Faith, community and climate leaders in Baltimore are scheduled to announce a new electricity campaign for Maryland on Sept. 13, at 10 a.m. at the Episcopal Diocesan Center, 4 East University Parkway in Baltimore City. The campaign will require that half of Maryland’s electricity come from renewable sources by 2030.

“We call on the Maryland General Assembly to double our goals for renewable energy during the 2018 session so we can save lives and transition our energy sector away from harmful fossil fuels and toward a clean energy economy,” said Public Health Advocate Vincent DeMarco, who recently formed the Maryland Clean Energy Jobs Initiative, a nonprofit with a mission to elevate climate issues in the electoral process. “There is no time to waste, so our organization will put all we have into making renewable energy and clean energy jobs one of the top issues in the 2018 state elections.”  

The campaign will also unveil a legislative proposal that calls for expanding and strengthening Maryland’s Renewable Portfolio Standard (RPS), which requires utilities to buy a certain percentage of renewable energy each year, from the current target of 25 percent by 2020.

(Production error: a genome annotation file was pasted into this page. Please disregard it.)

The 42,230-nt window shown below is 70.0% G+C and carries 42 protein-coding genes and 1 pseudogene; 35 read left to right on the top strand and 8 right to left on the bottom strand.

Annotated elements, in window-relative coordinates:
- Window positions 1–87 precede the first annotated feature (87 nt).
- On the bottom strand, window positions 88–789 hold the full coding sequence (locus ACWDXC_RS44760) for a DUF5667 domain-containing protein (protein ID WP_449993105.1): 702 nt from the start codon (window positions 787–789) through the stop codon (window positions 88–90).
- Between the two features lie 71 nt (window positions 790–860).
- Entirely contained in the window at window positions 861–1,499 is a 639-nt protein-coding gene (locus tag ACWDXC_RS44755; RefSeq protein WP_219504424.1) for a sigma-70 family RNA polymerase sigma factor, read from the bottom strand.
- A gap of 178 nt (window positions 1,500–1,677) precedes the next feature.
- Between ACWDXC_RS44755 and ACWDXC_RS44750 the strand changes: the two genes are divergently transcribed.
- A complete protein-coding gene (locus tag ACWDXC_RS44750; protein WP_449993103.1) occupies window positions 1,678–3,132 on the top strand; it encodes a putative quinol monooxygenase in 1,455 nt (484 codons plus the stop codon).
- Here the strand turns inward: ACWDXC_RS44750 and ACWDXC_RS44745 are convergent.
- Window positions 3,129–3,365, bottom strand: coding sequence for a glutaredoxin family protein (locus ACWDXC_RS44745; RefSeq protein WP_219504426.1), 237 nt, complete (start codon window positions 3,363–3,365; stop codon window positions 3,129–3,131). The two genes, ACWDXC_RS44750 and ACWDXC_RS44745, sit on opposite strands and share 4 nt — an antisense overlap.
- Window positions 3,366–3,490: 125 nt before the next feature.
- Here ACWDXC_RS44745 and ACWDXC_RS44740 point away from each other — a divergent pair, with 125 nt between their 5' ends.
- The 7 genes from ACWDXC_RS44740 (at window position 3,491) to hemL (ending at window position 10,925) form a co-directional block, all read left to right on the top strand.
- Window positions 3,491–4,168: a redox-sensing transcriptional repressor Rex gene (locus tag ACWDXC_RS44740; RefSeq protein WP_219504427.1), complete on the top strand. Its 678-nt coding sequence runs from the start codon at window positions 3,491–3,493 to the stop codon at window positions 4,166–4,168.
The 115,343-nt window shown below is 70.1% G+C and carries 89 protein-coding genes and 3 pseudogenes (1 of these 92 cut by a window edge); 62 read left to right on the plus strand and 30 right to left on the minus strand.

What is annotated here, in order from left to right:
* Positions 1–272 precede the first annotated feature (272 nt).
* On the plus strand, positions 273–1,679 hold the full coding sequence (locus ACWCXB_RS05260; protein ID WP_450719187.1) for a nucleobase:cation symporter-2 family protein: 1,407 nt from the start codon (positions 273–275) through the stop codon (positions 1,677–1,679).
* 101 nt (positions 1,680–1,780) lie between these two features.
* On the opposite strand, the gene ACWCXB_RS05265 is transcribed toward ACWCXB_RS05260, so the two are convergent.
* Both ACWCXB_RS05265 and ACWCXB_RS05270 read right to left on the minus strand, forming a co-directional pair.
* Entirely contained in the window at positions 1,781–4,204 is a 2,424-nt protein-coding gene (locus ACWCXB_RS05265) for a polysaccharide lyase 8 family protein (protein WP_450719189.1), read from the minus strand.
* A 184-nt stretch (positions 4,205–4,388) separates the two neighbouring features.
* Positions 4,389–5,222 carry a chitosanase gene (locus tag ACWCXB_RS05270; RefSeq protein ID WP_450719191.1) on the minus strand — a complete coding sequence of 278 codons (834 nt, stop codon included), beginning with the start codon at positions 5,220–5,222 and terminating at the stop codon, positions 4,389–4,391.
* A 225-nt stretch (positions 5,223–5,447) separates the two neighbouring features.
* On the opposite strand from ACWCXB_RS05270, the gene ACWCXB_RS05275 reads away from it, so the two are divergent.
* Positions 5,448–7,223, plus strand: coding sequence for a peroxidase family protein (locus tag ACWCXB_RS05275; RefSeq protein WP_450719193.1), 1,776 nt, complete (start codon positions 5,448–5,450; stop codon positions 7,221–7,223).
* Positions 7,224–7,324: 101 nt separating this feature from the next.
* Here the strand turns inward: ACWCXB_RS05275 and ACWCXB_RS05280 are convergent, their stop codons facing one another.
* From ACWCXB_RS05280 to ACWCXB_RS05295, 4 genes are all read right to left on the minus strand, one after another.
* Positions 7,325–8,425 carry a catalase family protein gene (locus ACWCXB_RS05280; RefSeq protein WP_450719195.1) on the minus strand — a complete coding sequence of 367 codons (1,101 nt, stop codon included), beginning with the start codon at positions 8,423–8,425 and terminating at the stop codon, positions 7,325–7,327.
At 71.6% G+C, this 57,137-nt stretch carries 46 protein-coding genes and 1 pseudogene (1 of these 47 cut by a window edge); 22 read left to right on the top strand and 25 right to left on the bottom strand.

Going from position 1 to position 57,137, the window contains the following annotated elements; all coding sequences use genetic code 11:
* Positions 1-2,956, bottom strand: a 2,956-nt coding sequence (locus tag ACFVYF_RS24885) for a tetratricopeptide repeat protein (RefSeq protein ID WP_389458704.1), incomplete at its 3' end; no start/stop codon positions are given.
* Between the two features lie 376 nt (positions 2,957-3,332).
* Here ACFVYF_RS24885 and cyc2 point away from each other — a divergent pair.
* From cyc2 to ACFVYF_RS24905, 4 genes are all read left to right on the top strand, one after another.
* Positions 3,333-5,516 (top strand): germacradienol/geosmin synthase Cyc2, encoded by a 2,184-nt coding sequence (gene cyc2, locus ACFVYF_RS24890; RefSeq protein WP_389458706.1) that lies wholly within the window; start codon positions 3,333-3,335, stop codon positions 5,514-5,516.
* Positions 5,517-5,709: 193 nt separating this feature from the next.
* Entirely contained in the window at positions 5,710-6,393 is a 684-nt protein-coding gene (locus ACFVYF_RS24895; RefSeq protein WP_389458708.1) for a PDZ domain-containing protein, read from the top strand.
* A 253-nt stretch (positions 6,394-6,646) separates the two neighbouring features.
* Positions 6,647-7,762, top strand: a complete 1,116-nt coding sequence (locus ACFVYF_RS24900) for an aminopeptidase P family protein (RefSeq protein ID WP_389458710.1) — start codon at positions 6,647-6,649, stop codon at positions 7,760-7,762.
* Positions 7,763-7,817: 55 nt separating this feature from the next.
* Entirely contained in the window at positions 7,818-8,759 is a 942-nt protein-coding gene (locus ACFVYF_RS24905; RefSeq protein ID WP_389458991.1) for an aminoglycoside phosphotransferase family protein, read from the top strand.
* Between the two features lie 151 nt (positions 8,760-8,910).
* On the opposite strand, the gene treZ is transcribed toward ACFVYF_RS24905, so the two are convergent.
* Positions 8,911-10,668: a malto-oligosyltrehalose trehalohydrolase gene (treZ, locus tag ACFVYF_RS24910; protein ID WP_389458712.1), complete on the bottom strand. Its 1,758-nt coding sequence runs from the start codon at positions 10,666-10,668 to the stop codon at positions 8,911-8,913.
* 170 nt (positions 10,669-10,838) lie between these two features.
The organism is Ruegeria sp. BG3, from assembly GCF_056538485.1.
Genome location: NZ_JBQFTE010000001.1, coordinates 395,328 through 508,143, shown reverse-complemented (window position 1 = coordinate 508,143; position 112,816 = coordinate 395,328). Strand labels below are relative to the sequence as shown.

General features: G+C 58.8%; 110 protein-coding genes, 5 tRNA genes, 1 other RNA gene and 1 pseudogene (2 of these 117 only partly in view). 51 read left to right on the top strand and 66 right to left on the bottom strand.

“As the federal government moves backwards on climate, Maryland is moving forward,” said Karla Raettig, executive director of Maryland League of Conservation Voters. “We are seeing the human impacts from climate change from Texas to Montana to the Eastern Shore. States are stepping up and leading the way on renewable energy to protect our communities and the environment.”

The campaign will also call for a substantial investment in training for clean energy jobs and assistance for minority and women owned businesses working in the field.   

Several groups have already endorsed the campaign, including the Ecumenical Leaders Group of Maryland, Maryland faith groups and the Maryland State Conference of NAACP Branches. The campaign is a priority for the Maryland Climate Coalition, whose members include the Chesapeake Climate Action Network, the Maryland League of Conservation Voters, Interfaith Power and Light, SEIU 1199, and the Maryland Environmental Health Network.

“We know that all Marylanders, particularly disadvantaged communities, will benefit from protecting our climate and ensuring good quality jobs,” said Gerald Stansbury, president of the Maryland State Conference of the NAACP.

Additional Maryland groups can join the campaign by going to